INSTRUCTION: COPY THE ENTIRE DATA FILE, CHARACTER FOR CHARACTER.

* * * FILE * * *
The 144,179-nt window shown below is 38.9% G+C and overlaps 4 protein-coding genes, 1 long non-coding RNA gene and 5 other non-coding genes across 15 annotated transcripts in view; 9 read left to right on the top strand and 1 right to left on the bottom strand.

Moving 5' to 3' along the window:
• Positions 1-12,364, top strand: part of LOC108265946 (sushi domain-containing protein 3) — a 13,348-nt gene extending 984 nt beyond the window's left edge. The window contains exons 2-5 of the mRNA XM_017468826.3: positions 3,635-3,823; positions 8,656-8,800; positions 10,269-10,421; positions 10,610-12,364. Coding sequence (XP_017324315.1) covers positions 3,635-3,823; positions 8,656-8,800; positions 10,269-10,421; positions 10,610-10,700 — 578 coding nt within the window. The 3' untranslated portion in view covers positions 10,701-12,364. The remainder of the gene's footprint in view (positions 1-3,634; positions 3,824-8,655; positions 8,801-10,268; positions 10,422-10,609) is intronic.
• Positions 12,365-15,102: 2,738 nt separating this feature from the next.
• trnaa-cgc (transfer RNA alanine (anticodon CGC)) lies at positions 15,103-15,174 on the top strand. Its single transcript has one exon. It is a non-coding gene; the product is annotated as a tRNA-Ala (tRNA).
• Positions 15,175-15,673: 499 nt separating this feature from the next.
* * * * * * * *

The 144,179-nt window shown below is 38.9% G+C and overlaps 4 protein-coding genes, 1 long non-coding RNA gene and 5 other non-coding genes across 15 annotated transcripts in view; 9 read left to right on the top strand and 1 right to left on the bottom strand.

Moving 5' to 3' along the window:
• Positions 1-12,364, top strand: part of LOC108265946 (sushi domain-containing protein 3) — a 13,348-nt gene extending 984 nt beyond the window's left edge. The window contains exons 2-5 of the mRNA XM_017468826.3: positions 3,635-3,823; positions 8,656-8,800; positions 10,269-10,421; positions 10,610-12,364. Coding sequence (XP_017324315.1) covers positions 3,635-3,823; positions 8,656-8,800; positions 10,269-10,421; positions 10,610-10,700 — 578 coding nt within the window. The 3' untranslated portion in view covers positions 10,701-12,364. The remainder of the gene's footprint in view (positions 1-3,634; positions 3,824-8,655; positions 8,801-10,268; positions 10,422-10,609) is intronic.
• Positions 12,365-15,102: 2,738 nt separating this feature from the next.
• trnaa-cgc (transfer RNA alanine (anticodon CGC)) lies at positions 15,103-15,174 on the top strand. Its single transcript has one exon. It is a non-coding gene; the product is annotated as a tRNA-Ala (tRNA).
• Positions 15,175-15,673: 499 nt separating this feature from the next.